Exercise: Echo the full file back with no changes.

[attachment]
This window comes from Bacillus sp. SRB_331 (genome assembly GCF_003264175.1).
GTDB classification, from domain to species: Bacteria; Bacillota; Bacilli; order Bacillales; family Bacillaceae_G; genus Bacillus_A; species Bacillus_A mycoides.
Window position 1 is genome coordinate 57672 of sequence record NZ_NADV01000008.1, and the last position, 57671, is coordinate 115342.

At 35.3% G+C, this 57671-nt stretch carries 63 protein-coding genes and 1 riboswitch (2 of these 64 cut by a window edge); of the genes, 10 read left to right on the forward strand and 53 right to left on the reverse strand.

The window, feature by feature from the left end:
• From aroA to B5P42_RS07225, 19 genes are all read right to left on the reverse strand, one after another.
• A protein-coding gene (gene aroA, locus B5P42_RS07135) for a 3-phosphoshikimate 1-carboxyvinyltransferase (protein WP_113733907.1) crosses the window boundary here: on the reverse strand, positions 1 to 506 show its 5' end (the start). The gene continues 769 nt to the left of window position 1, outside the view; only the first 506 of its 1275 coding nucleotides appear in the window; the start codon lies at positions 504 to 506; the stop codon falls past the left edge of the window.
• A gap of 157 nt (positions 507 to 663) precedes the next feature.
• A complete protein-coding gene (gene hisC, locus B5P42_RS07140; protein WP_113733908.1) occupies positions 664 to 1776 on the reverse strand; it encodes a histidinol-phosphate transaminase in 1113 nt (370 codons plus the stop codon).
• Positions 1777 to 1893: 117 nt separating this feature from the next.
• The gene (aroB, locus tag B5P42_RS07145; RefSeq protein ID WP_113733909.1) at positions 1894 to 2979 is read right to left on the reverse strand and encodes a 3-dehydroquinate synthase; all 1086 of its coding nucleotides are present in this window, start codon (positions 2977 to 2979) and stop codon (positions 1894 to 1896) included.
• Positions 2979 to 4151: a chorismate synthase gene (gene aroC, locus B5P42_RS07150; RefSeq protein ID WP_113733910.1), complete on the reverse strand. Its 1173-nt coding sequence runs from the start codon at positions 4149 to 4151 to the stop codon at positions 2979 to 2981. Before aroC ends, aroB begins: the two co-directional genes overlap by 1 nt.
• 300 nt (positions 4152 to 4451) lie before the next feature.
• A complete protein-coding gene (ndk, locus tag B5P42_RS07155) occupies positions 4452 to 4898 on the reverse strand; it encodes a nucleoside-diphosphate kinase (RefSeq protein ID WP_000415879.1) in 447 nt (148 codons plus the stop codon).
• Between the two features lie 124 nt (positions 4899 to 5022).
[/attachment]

This window comes from Bacillus sp. SRB_331 (genome assembly GCF_003264175.1).
GTDB classification, from domain to species: Bacteria; Bacillota; Bacilli; order Bacillales; family Bacillaceae_G; genus Bacillus_A; species Bacillus_A mycoides.
Window position 1 is genome coordinate 57672 of sequence record NZ_NADV01000008.1, and the last position, 57671, is coordinate 115342.

At 35.3% G+C, this 57671-nt stretch carries 63 protein-coding genes and 1 riboswitch (2 of these 64 cut by a window edge); of the genes, 10 read left to right on the forward strand and 53 right to left on the reverse strand.

The window, feature by feature from the left end:
• From aroA to B5P42_RS07225, 19 genes are all read right to left on the reverse strand, one after another.
• A protein-coding gene (gene aroA, locus B5P42_RS07135) for a 3-phosphoshikimate 1-carboxyvinyltransferase (protein WP_113733907.1) crosses the window boundary here: on the reverse strand, positions 1 to 506 show its 5' end (the start). The gene continues 769 nt to the left of window position 1, outside the view; only the first 506 of its 1275 coding nucleotides appear in the window; the start codon lies at positions 504 to 506; the stop codon falls past the left edge of the window.
• A gap of 157 nt (positions 507 to 663) precedes the next feature.
• A complete protein-coding gene (gene hisC, locus B5P42_RS07140; protein WP_113733908.1) occupies positions 664 to 1776 on the reverse strand; it encodes a histidinol-phosphate transaminase in 1113 nt (370 codons plus the stop codon).
• Positions 1777 to 1893: 117 nt separating this feature from the next.
• The gene (aroB, locus tag B5P42_RS07145; RefSeq protein ID WP_113733909.1) at positions 1894 to 2979 is read right to left on the reverse strand and encodes a 3-dehydroquinate synthase; all 1086 of its coding nucleotides are present in this window, start codon (positions 2977 to 2979) and stop codon (positions 1894 to 1896) included.
• Positions 2979 to 4151: a chorismate synthase gene (gene aroC, locus B5P42_RS07150; RefSeq protein ID WP_113733910.1), complete on the reverse strand. Its 1173-nt coding sequence runs from the start codon at positions 4149 to 4151 to the stop codon at positions 2979 to 2981. Before aroC ends, aroB begins: the two co-directional genes overlap by 1 nt.
• 300 nt (positions 4152 to 4451) lie before the next feature.
• A complete protein-coding gene (ndk, locus tag B5P42_RS07155) occupies positions 4452 to 4898 on the reverse strand; it encodes a nucleoside-diphosphate kinase (RefSeq protein ID WP_000415879.1) in 447 nt (148 codons plus the stop codon).
• Between the two features lie 124 nt (positions 4899 to 5022).